Before we get started, don’t worry: there’s no sewing involved in this project and there aren’t any tricky patterns to follow. These no-sew beaded tulle picks can easily replace (or supplement) the flowers in your bouquets, your boutonnieres, and even your corsages. And because they’re so lightweight, you can even make a few extra to decorate your cake or incorporate into your veil. All you need is some tulle, some beads, and a little bit of a patience.
- Wire cutters
Note: Make sure your wire is thin enough to fit through your beads. Some large-gauged wire is too thick to fit through small seed beads.
Step 1: Cut your tulle into small square or square-like shapes of varying size. Aim for something between 2 to 4 inches and don’t worry about making your shapes uniform or perfect.
Step 2: To create the “stem” for your tulle flowers, use your wire cutters to cut a piece of wire about 24” long. String one of your pearl beads onto the center of the wire and fold the wire in half around the bead. Grasp the two strands of wire with your pliers approximately 1” below the bead and twist them together. This will hold the bead in place.
Step 3: Add two additional beads to either side of your first bead, leaving about 1” for twisting the wire to hold them in place once again. I prefer to vary the finished height of each bead, making some stick up further than others. By doing this, you’ll create a small cluster of beads resembling the stamen inside the petals of a real flower. (You can use more or less beads but three tends to yield the prettiest results).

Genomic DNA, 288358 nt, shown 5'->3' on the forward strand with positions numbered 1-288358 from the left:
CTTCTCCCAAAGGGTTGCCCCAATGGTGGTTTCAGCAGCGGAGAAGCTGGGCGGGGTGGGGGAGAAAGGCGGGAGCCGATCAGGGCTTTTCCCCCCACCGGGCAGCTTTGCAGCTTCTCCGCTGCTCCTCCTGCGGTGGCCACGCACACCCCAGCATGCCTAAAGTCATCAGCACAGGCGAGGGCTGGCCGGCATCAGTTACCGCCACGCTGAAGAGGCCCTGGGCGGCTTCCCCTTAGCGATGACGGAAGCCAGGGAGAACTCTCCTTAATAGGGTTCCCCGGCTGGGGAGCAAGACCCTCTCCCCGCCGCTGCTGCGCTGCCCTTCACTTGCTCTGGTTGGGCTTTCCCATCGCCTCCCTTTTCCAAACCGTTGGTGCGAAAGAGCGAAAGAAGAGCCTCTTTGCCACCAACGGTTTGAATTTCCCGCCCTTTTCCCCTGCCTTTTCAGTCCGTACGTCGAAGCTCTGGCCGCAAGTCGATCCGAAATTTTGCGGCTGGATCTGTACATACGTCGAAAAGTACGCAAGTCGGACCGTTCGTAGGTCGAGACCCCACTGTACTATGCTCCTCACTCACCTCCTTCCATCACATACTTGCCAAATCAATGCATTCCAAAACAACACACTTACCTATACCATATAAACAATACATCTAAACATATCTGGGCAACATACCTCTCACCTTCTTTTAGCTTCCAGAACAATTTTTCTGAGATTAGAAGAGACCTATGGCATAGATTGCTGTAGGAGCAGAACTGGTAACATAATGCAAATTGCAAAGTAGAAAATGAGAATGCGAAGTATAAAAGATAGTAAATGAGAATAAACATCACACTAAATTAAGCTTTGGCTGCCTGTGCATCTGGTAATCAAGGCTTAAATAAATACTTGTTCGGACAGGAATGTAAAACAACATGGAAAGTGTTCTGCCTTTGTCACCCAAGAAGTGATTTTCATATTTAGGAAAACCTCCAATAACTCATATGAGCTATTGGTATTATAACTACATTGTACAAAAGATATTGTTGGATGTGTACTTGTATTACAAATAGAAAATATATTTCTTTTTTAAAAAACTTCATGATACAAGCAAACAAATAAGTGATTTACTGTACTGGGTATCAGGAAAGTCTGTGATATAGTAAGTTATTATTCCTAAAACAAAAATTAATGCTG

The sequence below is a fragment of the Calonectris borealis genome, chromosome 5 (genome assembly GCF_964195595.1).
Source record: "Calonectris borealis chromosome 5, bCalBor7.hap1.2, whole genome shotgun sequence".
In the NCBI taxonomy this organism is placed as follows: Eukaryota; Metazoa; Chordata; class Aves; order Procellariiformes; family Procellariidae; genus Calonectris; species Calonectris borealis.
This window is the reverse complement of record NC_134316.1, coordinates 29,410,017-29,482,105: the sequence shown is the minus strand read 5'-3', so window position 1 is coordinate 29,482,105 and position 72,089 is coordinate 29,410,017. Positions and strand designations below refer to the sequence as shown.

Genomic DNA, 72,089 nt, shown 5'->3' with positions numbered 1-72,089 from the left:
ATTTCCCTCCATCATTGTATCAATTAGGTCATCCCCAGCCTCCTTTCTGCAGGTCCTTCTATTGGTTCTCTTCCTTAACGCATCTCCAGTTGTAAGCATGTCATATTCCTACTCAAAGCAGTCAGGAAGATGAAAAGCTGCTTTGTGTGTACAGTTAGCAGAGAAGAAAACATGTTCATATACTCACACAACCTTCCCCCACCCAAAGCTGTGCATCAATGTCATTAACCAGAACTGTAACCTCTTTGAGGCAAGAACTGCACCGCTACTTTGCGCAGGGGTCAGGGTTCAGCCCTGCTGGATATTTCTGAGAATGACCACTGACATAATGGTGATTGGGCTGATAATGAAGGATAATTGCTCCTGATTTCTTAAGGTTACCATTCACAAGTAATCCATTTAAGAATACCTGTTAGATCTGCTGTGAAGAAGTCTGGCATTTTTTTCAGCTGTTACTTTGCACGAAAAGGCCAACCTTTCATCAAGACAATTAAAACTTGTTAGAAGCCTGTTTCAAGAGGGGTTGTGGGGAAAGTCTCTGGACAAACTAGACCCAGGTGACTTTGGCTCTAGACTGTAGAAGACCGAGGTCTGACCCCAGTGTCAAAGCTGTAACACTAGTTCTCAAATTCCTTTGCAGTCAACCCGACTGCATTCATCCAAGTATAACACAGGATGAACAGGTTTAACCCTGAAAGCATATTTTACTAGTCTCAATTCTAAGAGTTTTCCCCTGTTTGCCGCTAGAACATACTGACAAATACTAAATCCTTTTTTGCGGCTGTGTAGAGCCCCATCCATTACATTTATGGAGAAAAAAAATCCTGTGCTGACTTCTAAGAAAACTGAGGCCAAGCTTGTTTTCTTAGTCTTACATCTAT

Step 4: By this time, you should have two strands of wire of approximately equally length. Join them together and poke the ends through your first piece of tulle to form a “petal.” Guide the tulle up the wire towards the beads, allowing it to bend and scrunch up as your go. Add four or five additional tulle pieces in the same manner. For fullness, add them one at a time, make them slightly off-center, or fold the petals in half before adding them to the wire stem.
Step 5: Adjust the shape of your petals until you’re satisfied and then twist the two wires together to hold everything in place. For boutonnieres and corsages, trim the remaining wire to just a few inches. For bouquets, leave the stems nice and long.
If you’re using a florist for your wedding, be sure to check with them about the preferred length for your tulle floral picks; you may need to make the wire stems longer or shorter depending on the type of bouquet you will have.